[Editor's Note]

Climate change, being one of the most pressing issues today, has been addressed by many countries at the local, regional and global level. In this issue briefing, Dr. Kevin Casas-Zamora, Secretary-General of the International Institute for Democracy and Electoral Assistance discusses the challenges, strengths, and opportunities that democracy faces in tackling climate change. He states that the main challenges in tackling climate change are based on short-termism, self-referring mechanisms, and elements of governing capacities. Furthermore, he argues that democracy shows strength in this sense as a system of governance that allows for a strong civil society, free flow of information, societal consensus, and peaceful transformations of conflicts.



Climate change is one of the most pressing issues facing the world today. However, after decades of warnings from scientists, there is still a wide gap between the recommendations made by the scientific community, global and national commitments, and actual implementation. This can be partly explained by the fact that climate change constitutes what is described as a “wicked problem” - a problem that is difficult or impossible to solve due to its complex and interconnected nature. This becomes evident from the plethora of climate impacts such as more frequent and intense weather events, food insecurity, financial instability and worsened conflicts (Lindvall, 2021). These consequences pose new challenges to democracies and to the stability of democratic institutions and systems, which in many cases were already under strain (International IDEA, 2021).


However, democracies are making significant efforts to tackle climate change. Countries are working through multilateral initiatives spearheaded in the Conference of the Parties (COP), the latest iteration of which was held in Glasgow in November 2021. Despite the COP26 keeping the 1.5 degrees Celsius target alive, the need for rapid and far-reaching actions is more pressing than ever. The disproportionate power relations between the Global North and South became visible in the global negotiations and debates around climate change. The Director of the think tank Power Shift Africa noted that “the needs of the world’s vulnerable people have been sacrificed on the altar of the rich world’s selfishness” (Harvey, Carrington, and Brooks, 2021). The inherently unequal consequences of climate change call for climate justice to be adequately addressed. In this context, citizens are growing increasingly skeptical of democracies’ ability to address the crisis and whether governments are equipped to deal with it. This issue briefing addresses the challenges, strengths and opportunities that democracy faces in tackling climate change.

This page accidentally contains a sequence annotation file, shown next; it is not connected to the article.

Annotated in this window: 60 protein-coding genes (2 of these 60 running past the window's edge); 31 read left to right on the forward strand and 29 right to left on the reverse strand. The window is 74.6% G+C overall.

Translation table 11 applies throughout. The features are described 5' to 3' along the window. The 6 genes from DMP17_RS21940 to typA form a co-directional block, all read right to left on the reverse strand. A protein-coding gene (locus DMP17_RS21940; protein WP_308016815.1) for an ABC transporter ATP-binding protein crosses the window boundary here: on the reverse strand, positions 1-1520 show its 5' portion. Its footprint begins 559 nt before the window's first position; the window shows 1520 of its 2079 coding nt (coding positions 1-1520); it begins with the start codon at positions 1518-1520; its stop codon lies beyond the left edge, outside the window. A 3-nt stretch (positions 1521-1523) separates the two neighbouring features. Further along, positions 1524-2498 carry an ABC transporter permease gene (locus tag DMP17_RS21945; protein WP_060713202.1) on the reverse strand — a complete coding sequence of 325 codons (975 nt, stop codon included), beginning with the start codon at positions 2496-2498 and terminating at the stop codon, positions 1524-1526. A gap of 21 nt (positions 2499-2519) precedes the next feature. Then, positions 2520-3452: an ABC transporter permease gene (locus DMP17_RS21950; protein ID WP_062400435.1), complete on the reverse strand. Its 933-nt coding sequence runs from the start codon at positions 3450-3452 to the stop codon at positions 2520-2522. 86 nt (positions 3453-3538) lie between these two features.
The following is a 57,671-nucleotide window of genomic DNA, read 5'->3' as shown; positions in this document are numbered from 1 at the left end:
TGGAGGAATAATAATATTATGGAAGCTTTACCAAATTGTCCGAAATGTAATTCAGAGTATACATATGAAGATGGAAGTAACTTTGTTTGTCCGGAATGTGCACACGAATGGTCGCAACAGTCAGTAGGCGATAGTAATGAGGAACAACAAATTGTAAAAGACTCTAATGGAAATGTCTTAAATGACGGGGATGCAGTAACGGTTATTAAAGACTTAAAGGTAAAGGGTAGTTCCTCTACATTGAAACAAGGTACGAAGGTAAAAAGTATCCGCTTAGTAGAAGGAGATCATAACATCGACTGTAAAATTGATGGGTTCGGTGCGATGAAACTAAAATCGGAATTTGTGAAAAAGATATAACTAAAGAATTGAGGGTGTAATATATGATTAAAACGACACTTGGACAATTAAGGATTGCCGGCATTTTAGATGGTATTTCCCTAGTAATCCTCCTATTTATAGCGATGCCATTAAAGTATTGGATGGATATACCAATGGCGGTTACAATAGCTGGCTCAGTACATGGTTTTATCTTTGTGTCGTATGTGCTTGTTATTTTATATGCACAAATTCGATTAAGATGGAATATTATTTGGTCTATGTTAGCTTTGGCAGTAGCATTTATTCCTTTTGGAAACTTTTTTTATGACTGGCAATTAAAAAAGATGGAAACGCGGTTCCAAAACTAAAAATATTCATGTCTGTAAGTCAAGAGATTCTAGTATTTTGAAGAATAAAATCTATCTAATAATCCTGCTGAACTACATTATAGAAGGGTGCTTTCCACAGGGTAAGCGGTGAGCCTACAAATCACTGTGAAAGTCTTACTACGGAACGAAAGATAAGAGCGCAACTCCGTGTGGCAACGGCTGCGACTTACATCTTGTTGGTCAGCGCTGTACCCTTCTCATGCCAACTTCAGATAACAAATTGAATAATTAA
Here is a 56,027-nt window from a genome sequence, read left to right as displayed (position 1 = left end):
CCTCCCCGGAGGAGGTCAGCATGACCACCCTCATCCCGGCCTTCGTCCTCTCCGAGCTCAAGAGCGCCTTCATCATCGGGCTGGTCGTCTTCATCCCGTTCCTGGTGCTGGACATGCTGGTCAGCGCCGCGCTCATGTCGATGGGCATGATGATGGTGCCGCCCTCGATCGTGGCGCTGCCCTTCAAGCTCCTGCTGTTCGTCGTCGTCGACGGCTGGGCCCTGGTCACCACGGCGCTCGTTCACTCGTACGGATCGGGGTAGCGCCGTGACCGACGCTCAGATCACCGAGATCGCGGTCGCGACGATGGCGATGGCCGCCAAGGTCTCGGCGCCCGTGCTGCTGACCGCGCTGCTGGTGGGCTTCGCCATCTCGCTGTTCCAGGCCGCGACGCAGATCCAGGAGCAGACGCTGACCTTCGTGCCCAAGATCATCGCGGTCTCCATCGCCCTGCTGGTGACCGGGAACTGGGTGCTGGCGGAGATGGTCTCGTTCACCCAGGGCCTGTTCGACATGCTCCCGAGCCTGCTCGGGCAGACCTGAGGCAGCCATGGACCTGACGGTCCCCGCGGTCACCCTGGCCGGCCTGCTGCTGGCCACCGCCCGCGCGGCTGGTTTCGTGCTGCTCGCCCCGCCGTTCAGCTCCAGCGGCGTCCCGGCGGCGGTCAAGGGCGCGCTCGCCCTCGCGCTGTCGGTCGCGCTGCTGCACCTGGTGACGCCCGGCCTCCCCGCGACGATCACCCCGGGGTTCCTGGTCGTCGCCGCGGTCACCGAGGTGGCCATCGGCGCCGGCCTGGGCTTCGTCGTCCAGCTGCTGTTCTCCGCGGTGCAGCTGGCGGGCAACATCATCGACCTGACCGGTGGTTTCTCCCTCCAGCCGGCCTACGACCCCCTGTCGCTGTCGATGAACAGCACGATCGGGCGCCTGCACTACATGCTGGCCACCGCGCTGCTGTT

The Potential Challenges for a Democracy’s Response to Climate Change


Democracy faces many obstacles to protect the environment and mitigate climate change. Scholars have identified short-termism, self-referring mechanisms, governing capacities elements such as policy capture or corruption, and weak multilateralism as key barriers to effective action (Held, Harvey and Theros, 2011. Lindvall, 2021; Tham, 2021).


Short-termism refers to the tendency of agenda-setting in democracies being highly influenced by political and electoral cycles as well as the tendency to focus more on day-to-day and short-term issues instead of long-term ones such as climate change. One reason for this is the imperative of governments to be reelected. Political actors in democracies face weak institutional incentives to consider the rights and needs of future generations and may be reluctant to implement strong climate policies such as a carbon tax, bearing in mind possible electoral repercussions. Similarly, self-referring mechanisms are linked to the accountability which governments face towards current voters and to political debates focusing on the national level. This mode of operating in democratic politics risks disregarding inter-generational justice, the planet’s ecological boundaries and the link between humanity and life-supporting ecosystems (Tham, 2021). Such incentives to prioritize immediate political gains might put democracies at a disadvantage in starting the inclusive discussions needed to find more sustainable models of economic growth.